Fifteen years after the brutal death of inmate Frank Valdes at the hands of guards, Florida's prison system apparently still has inmates dying after altercations with staff. A federal whistle-blower lawsuit filed in Tallahassee this week casts a whole new light on such violence behind bars — and the real possibility that at least in some cases the Department of Corrections is more interested in covering it up than rooting it out. Corrections Secretary Michael Crews last month announced new protocols for investigating serious inmate injuries and unattended deaths. But he also should commit to re-examine past cases where scrutiny clearly went wanting and the truth is unknown.
On Wednesday came reports of a third inmate who died in recent years after altercations with corrections officers. Unlike other cases detailed in recent months by the Miami Herald, officers involved in the 2012 altercation with inmate Frank Smith, 44, at Union Correctional Institution in Raiford have been placed on paid leave pending the outcome of an investigation that now stands at 21 months. But that wasn't the case in the horrific and still unaccounted-for 2012 death of Darren Rainey, a mentally ill inmate at Dade Correctional Institute in Homestead. Rainey, 50, died after being left in a scalding shower by guards for almost two hours, burning him so badly that chunks of skin were left behind in the shower.
DOC's inspector general Jeffrey Beasley closed the initial investigation after two weeks, only to reopen it last month after the Herald's reports. The publicity also prompted Crews to announce that investigations into serious inmate injuries and unattended deaths will be handled by the Florida Department of Law Enforcement. But the new policy still doesn't account for potential past crimes that need investigating, including those detailed in a new federal whistle-blower suit.
The suit's plaintiffs, four corrections department investigators, allege that in recent months they have been retaliated against for speaking out about criminal activity they have discovered behind bars. Of particular note is that three plaintiffs allege the department failed in 2010 to properly investigate the death of Randall Jordan-Aparo, 27, at Franklin Correctional Institute in Carrabelle — and then tried to keep them from looking into the incident when they stumbled upon it amid other inquiries at Franklin last year.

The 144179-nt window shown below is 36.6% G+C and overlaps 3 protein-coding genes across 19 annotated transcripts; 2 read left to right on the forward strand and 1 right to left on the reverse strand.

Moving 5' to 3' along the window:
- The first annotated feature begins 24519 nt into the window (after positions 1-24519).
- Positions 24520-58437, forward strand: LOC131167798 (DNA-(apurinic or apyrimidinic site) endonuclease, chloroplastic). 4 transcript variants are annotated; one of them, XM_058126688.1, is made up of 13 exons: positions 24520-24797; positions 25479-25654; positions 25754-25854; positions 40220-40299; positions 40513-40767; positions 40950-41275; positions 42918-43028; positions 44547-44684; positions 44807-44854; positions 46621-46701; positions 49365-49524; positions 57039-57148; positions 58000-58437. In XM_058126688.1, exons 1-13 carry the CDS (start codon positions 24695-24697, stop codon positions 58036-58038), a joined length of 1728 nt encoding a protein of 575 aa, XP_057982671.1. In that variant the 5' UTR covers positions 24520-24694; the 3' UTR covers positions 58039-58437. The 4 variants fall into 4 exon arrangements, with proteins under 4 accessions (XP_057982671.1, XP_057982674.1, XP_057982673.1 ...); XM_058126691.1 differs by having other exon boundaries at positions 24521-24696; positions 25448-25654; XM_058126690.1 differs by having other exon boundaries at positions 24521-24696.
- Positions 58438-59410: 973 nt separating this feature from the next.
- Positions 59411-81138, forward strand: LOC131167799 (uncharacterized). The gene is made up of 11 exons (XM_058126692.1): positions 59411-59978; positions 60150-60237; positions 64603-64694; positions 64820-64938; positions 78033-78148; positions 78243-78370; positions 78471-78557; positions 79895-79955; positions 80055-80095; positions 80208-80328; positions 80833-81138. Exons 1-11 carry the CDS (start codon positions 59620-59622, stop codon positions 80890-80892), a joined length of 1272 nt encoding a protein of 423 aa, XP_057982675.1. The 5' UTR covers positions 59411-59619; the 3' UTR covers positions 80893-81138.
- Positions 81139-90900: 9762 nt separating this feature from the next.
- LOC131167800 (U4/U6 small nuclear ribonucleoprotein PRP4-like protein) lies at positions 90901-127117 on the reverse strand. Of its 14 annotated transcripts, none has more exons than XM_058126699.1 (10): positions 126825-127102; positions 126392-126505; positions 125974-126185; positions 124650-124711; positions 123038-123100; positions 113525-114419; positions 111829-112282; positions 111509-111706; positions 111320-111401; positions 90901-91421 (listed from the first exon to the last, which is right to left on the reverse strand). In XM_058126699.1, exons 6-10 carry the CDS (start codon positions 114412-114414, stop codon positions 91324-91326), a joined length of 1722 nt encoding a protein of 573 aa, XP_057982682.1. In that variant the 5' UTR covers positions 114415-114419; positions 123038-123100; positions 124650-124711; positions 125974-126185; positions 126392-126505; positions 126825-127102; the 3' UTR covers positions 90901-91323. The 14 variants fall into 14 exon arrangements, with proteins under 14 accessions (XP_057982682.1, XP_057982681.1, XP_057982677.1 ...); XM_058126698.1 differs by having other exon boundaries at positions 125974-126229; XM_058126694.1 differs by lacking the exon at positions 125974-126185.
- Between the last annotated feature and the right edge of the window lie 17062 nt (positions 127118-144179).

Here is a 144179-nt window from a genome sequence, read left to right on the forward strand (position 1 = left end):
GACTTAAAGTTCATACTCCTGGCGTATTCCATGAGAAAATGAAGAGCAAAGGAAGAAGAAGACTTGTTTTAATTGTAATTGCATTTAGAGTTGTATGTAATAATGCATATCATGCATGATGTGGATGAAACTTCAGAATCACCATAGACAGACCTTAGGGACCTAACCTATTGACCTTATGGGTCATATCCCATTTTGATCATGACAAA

Veteran DOC investigator Aubrey P. Land, in a transcript attached to the suit, claimed Jordan-Aparo was placed in solitary confinement after begging to be sent to the hospital for a worsening medical condition only to die after being repeatedly gassed by corrections officers. Yet the followup investigation made no mention of the use of chemical agents or a pre-existing medical condition, Land said.
"There is documented proof that this kid is sick. And they gas him, and they gas him, and they gas him. I've done this for 30 years. My skin doesn't crawl very often. They killed that damn kid," Land said.
The cascade of revelations prompted Jim McDonough, the retired Army colonel who led the prison system under Gov. Jeb Bush, to tell the Herald this week, "I am revolted by what I am hearing, just as I am by what I am not hearing … the lack of a sense of outrage from departmental officials, or for that matter, other officials."
Prison work by its nature is difficult and dangerous, and the revolving leadership of Florida's prison system certainly has not helped to create a sense of shared responsibility in recent years. But none of that obviates the state's responsibility to safely house inmates and investigate thoroughly when they are harmed. The state prison system appears to lack accountability and openness, and it must be held to account.